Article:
The end of pandemic-related lockdown is bringing a wave of cocaine to Puerto Rico

Coast Guard Caribbean cocaine Puerto Rico
Coast Guard cutter Heriberto Hernandez crew members offload over 200 kilograms of cocaine, valued at over $5.6 million, at Coast Guard Base San Juan, March 2, 2021.

  • A surge in cocaine seizures indicates that routes through Puerto Rico are reactivating after pandemic-related dormancy.
  • Puerto Rico has strategic value for traffickers moving drugs to the US because of its status as a US territory.
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Puerto Rico is seeing a surge in cocaine seizures, indicating that drug flows are being reactivated after months of dormancy amid pandemic lockdowns and that the island is on track to tally a record drug haul in 2021.

The latest seizure occurred on April 17, when the United States Coast Guard intercepted a speedboat traveling along the coast of Aguadilla that was carrying 400 kilograms of cocaine, El Nuevo Día reported.

According to Puerto Rican authorities, the total amount of cocaine seized was up by nearly half year-on-year through March and 64% through mid-April.

On April 8, Puerto Rico tallied a record cocaine haul, according to the Associated Press. Puerto Rican Police Commissioner Antonio López reported the seizure of 2.4 tons, valued at $50 million. López explained that the drugs were being transported in speedboats off the southeastern town of Yabucoa.

One month beforehand, US Customs and Border Protection (CBP) reported the seizure of almost two tons of cocaine, also in Yabucoa.

According to InSight Crime’s press monitoring, around six tons of cocaine have been seized from January to late April along the island’s Caribbean Coast. This compares to 15.6 tons for 2019, already one of the highest totals on record, according to data from the United Nations Office on Drugs and Crime (UNODC).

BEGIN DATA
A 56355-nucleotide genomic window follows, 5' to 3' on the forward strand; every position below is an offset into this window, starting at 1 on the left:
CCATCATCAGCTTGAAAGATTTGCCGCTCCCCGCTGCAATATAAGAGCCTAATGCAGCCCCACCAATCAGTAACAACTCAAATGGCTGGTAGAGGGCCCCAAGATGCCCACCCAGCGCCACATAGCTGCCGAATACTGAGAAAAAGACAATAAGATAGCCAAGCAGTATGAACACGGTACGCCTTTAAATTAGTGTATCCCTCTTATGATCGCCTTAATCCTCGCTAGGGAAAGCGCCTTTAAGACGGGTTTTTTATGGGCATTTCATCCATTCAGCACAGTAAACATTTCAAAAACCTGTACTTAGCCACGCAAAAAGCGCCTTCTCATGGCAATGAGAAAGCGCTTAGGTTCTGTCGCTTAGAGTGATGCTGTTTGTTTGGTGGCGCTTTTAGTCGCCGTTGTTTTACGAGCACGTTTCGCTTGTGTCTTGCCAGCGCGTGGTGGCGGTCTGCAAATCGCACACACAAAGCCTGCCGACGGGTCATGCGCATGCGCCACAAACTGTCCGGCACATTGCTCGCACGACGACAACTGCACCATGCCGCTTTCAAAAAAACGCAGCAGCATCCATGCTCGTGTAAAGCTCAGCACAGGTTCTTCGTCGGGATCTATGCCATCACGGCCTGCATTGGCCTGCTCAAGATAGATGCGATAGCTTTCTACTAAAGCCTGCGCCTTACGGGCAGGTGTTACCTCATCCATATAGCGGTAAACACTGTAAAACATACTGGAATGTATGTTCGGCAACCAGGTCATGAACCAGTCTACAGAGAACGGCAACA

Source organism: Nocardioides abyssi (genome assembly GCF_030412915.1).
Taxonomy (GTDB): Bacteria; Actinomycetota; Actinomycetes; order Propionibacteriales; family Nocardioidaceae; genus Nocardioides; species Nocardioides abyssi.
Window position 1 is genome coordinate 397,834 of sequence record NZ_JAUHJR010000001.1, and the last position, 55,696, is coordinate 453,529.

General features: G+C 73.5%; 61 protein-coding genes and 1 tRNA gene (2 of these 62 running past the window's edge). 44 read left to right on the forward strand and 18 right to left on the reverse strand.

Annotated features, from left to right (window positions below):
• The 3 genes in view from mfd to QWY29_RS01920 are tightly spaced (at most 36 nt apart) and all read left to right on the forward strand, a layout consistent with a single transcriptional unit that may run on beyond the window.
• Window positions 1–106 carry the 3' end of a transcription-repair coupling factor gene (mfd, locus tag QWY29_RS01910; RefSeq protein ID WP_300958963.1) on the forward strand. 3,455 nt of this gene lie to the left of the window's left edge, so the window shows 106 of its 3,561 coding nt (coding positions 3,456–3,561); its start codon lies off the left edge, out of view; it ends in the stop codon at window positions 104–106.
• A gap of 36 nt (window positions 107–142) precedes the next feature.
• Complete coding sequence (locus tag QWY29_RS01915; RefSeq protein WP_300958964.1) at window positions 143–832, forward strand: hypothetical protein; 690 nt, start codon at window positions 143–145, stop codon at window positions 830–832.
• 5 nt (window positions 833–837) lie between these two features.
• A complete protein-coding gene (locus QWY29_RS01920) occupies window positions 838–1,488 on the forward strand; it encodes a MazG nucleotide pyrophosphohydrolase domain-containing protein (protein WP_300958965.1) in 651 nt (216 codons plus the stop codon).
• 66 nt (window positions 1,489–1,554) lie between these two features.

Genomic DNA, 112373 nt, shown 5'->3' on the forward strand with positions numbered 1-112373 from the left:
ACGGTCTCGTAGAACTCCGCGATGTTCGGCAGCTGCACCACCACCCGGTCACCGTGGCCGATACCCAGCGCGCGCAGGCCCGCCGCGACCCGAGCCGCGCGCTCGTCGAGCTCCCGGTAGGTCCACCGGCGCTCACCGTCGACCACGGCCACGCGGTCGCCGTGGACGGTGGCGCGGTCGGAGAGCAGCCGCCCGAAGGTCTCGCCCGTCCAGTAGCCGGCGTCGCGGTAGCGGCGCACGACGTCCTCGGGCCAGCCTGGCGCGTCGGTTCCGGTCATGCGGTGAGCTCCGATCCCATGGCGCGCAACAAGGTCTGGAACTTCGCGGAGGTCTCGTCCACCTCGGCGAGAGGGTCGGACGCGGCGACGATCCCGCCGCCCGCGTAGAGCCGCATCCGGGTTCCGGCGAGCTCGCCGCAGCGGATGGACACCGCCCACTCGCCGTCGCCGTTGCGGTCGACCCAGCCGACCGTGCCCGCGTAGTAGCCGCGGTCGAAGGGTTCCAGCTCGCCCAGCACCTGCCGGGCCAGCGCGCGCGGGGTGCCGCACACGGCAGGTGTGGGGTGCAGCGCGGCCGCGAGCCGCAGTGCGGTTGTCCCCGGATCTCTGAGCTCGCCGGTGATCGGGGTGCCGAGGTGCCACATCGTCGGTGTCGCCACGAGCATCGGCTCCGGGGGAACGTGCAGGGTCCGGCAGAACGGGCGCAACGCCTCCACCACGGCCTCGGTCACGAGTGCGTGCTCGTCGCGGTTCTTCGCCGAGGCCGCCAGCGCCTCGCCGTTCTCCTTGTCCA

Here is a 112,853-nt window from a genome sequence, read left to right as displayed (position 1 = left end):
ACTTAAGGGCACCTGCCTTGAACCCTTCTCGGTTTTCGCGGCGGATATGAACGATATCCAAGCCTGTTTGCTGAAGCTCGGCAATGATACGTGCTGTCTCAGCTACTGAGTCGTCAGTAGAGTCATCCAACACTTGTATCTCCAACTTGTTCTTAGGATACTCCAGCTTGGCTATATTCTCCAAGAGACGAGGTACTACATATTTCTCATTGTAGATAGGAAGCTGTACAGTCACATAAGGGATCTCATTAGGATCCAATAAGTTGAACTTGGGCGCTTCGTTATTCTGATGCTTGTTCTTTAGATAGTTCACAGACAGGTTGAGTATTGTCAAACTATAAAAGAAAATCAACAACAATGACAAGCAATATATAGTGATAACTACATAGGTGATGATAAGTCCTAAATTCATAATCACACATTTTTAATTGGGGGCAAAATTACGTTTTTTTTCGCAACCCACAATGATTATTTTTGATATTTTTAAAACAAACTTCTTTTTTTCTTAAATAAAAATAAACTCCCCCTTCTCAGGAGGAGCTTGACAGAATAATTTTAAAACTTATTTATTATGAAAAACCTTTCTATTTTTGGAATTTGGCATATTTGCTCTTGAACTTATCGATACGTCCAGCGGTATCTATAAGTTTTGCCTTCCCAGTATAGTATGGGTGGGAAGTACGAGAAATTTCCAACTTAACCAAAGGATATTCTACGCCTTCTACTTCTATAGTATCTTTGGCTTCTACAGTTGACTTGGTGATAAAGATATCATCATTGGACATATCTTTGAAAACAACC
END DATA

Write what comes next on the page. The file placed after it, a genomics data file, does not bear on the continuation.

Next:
In its most recent National Drug Threat Assessment, the US Drug Enforcement Administration (DEA) mentioned that Puerto Rico is used as a transit point by Dominican, Colombian and Venezuelan drug traffickers, as well as Mexico’s Jalisco Cartel New Generation (Cartel Jalisco Nueva Generación – CJNG).

The island offers strategic value for traffickers moving drugs to the United States due to its status as a US territory. Once the drug shipments enter Puerto Rico, they are more easily transported to the continental United States, as Puerto Ricans can transit freely and do not have to go through customs controls.

InSight Crime analysis

Coast Guard Caribbean cocaine Puerto Rico
Coast Guard crew members offload 302 kilograms of cocaine valued at $8.5 million in San Juan, Puerto Rico, January 28, 2021.

Puerto Rican authorities believe that the spike in cocaine transiting the island is due to the months of restrictions on transit amid the pandemic, the testing of new trafficking routes and the backlog of accumulated drugs.

“[Due to the confinement], drug traffickers had difficulties in moving merchandise. The consequence may have been that the drugs accumulated and they are looking for ways to enter the drugs,” Lt. Felícita Coreano, director of the Puerto Rico’s United Rapid Action Force (Fuerzas Unidas de Rápida Acción – FURA), told El Nuevo Día.

According to the DEA, cocaine shipments enter Puerto Rico almost entirely by sea. The shipments are mostly sent by speedboats and fishing vessels from Colombia and Venezuela. These boats usually make a stop in the Dominican Republic, where the drugs are collected by criminal networks who then move them to other destinations, including Puerto Rico.

However, in its latest report, the DEA warned of a new speedboat route directly connecting Venezuela to Puerto Rico and bypassing the Dominican Republic. This route could be behind the increasingly large shipments found in the US territory.